Original U.S. WWII USMC Battle of Iwo Jima Named 5th Marine Division Grouping - Sergeant Romeo J. Lanctot

Item Description

Original Items: One-of-a-kind set. USMC Sergeant Romeo J. Lanctot 5th Marine Division of the United States Marine Corps and participated in the first wave invasion on February 26th, 1945 during the Battle of IWO JIMA which earned him a Bronze Star with Valor. The Bronze Star Medal with the "V" device to denote heroism is the fourth highest military decoration for valor.

From his obituary which can be found at this link: Romeo J. Lanctot was born in Rhode Island on July 25, 1925. In 1935, he was attending the Albion public school. He enlisted in the US Marine Corps on June 28, 1943, and was released on April 13, 1946. He took part in the first wave of Marines at the Battle of Iwo Jima. He married Therese Forest at St. Ambrose on June 10, 1951. In 1952, the couple lived in Woonsocket. He was one of 12 police officers hired in 1953 to form the first Lincoln Police Department, where he served for 25 years, retiring as Chief in 1981. Romeo died February 16, 2007 and was buried in St. Ambrose cemetery.

Included in this wonderful grouping are the following items:

- Service "A" uniform jacket, also known as the "pickle suit". Correct EGA collar pins and USMC buttons. The ribbon bars include the following awards:Bronze Star with V device, Asiatic Pacific Campaign Medal Ribbon with three Bronze Stars, Navy Presidential Unit Citation Ribbon with One Bronze Star, American Campaign Medal, and a American Defense Medal with "A" Device: Awarded to any member of the Navy who served duty in actual or potential belligerent contact with Axis Powers in the Atlantic Ocean between June 22 and December 7, 1941. Expert Rifleman Badge, and Sergeant chevrons on each sleeve and a beautiful 5th Marine Division patch on the left shoulder. Jacket is ink stamped in the interior armpit R J Lanctot .

- Bronze Star Medal with V device in original case.

- Service "A" uniform pants.

- Overseas Garrison cap with EGA pin.

A well research grouping from a Marine in the 5th Marine Division who participated in the first wave of the most famous battle of the Pacific during World War Two - IWO JIMA, earning him a Bronze Star Medal for Valor.

The 5th Marine Division was a United States Marine Corps ground combat division which was activated on 11 November 1943 (officially activated on 21 January 1944) at Camp Pendleton, California during World War II. The 5th Division saw its first combat action during the Battle of Iwo Jima in 1945 where it sustained the highest number of casualties of the three Marine divisions of the V Amphibious Corps (invasion force). The 5th Division was to be part of the planned invasion of the Japan homeland before Japan surrendered. Assault troops of the 5th Division were included in the Presidential Unit Citation awarded to the V Amphibious Corps for extraordinary heroism on Iwo Jima from 19 to 28 February 1945. The 5th Division was deactivated on 5 February 1946.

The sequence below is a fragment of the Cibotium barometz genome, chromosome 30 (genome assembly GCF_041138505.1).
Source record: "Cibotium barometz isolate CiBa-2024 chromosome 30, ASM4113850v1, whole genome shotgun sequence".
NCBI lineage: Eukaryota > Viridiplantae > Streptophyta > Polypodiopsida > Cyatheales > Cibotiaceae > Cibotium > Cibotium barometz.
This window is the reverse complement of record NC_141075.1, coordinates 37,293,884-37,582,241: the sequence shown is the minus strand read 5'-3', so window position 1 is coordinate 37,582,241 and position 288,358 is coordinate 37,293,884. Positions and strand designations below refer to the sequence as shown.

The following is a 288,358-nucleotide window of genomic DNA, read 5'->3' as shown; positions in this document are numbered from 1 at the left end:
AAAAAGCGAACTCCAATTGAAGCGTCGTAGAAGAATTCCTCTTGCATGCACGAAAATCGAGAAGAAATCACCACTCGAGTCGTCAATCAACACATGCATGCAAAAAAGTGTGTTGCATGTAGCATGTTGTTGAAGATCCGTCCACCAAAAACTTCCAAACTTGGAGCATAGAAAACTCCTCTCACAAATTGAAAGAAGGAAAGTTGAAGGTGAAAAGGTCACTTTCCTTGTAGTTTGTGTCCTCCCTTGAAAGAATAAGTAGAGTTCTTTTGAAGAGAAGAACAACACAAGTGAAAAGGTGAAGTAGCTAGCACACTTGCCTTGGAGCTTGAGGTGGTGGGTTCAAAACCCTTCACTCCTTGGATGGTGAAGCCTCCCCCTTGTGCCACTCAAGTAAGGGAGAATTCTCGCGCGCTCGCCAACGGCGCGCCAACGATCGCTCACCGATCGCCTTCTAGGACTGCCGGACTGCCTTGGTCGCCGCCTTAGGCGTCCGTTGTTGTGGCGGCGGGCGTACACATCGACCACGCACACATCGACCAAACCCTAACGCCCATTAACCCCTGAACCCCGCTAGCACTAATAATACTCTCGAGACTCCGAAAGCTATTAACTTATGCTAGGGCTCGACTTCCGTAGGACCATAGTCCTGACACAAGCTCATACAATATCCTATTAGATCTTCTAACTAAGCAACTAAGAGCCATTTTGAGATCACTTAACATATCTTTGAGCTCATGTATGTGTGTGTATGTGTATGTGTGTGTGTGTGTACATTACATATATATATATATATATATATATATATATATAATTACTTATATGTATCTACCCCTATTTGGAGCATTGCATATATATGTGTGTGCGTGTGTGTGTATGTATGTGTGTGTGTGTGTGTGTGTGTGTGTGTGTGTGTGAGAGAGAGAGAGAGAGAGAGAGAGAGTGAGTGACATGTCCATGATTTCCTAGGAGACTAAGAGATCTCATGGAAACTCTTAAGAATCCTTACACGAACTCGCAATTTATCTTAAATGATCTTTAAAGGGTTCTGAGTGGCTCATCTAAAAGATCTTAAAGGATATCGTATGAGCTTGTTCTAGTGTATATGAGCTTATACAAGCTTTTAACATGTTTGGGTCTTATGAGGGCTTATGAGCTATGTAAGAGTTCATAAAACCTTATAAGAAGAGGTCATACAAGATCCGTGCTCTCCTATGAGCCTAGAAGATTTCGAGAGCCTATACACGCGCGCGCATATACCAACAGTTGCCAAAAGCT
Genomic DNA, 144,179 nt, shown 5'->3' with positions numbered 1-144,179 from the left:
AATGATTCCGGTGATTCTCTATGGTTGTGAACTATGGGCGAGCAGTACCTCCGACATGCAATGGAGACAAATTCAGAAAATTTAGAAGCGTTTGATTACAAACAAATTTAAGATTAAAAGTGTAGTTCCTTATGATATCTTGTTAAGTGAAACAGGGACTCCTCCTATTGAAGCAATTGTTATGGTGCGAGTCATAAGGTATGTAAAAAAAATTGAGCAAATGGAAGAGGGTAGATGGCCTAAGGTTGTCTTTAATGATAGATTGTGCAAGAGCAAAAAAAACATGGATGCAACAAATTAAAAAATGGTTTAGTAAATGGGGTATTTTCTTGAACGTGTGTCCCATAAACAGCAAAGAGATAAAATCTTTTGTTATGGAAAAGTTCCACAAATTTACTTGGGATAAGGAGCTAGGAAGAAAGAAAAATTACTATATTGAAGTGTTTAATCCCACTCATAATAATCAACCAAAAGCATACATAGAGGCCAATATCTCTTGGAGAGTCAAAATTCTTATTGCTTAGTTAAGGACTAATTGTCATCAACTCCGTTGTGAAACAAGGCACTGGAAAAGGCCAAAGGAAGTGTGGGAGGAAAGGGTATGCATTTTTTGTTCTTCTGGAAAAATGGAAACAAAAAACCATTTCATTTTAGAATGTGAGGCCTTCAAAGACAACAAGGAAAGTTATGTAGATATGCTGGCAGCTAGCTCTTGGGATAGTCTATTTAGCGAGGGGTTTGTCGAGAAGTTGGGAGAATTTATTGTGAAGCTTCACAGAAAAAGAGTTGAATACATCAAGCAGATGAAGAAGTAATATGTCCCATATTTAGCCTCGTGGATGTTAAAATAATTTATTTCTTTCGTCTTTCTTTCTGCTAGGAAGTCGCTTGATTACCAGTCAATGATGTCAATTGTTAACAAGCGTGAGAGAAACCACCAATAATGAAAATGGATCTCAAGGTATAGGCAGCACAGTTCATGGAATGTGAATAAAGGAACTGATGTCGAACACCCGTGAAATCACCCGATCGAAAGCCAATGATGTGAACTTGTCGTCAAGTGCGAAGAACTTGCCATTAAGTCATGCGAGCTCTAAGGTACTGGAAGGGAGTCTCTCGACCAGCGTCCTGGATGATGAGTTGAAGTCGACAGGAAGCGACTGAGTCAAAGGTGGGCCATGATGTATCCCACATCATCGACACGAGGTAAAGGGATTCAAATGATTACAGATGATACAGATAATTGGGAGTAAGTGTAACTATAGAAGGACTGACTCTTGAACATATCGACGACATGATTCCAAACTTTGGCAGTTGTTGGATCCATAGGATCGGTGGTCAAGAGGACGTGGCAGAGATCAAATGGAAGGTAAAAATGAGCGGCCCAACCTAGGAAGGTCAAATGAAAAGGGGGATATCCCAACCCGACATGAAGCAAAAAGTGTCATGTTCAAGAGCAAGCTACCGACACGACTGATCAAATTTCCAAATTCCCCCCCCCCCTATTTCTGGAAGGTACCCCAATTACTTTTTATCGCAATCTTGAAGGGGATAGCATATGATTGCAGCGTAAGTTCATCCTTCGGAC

5th Division on Iwo Jima

The 5th Division landed on Iwo Jima on 19 February 1945, southeast of Mount Suribachi. The division sustained heavy initial losses, so much so that by that afternoon, the 26th Marine Regiment (26th Marines) had to be released as the division reserve. On 23 February, two American flags were raised on Mount Suribachi by members of the 28th Marine Regiment (28th Marines). The 5th Division would fight on Iwo Jima from 19 February until 26 March where they would sustain 2,482 killed in action, 19 missing in action, and 6,218 wounded in action. This was the highest casualty rate among the three Marine divisions involved in the invasion. The 5th Division began loading onto ships on 26 March, finally leaving Iwo Jima on 27 March 1945 sailing for Hawaii.

On 21 March 1945 the 5th Marine Division Cemetery was formally dedicated on Iwo Jima. Chaplains prayed, Major General Keller E. Rockey added a tribute to the dead and Lieutenant Roland B. Gittelsohn, U.S. Navy and a 5th Division chaplain, spoke of friends buried and "the ghastly price of freedom...." The American flag (there since 14 March) at the northern part of Iwo Jima was raised then lowered to half-mast. Taps was played echoing across the dark foreboding ash of "Sulfur Island".

Iwo Jima became an important support and emergency landing field for aircraft based out of the Marianas. In recognition of the 5th Marine Division's sacrifice in securing the island, the U.S. Army Air Corps 9th Bombardment Group named a B-29 "The Spearhead", with elaborate nose art depicting the 5th Division's insignia and the flag raising on Mt. Suribachi.

The 5th Division returned to Camp Tarawa, Hawaii and remained there until the end of the war. After the Japanese surrender they set sail for Japan where they occupied the southern island of Kyūshū. The 5th Division left Japan in November 1945 and arrived in San Diego, California the week of Christmas 1945. The majority of the division's Marines were discharged shortly thereafter. The 5th Division was inactivated on 5 February 1946.

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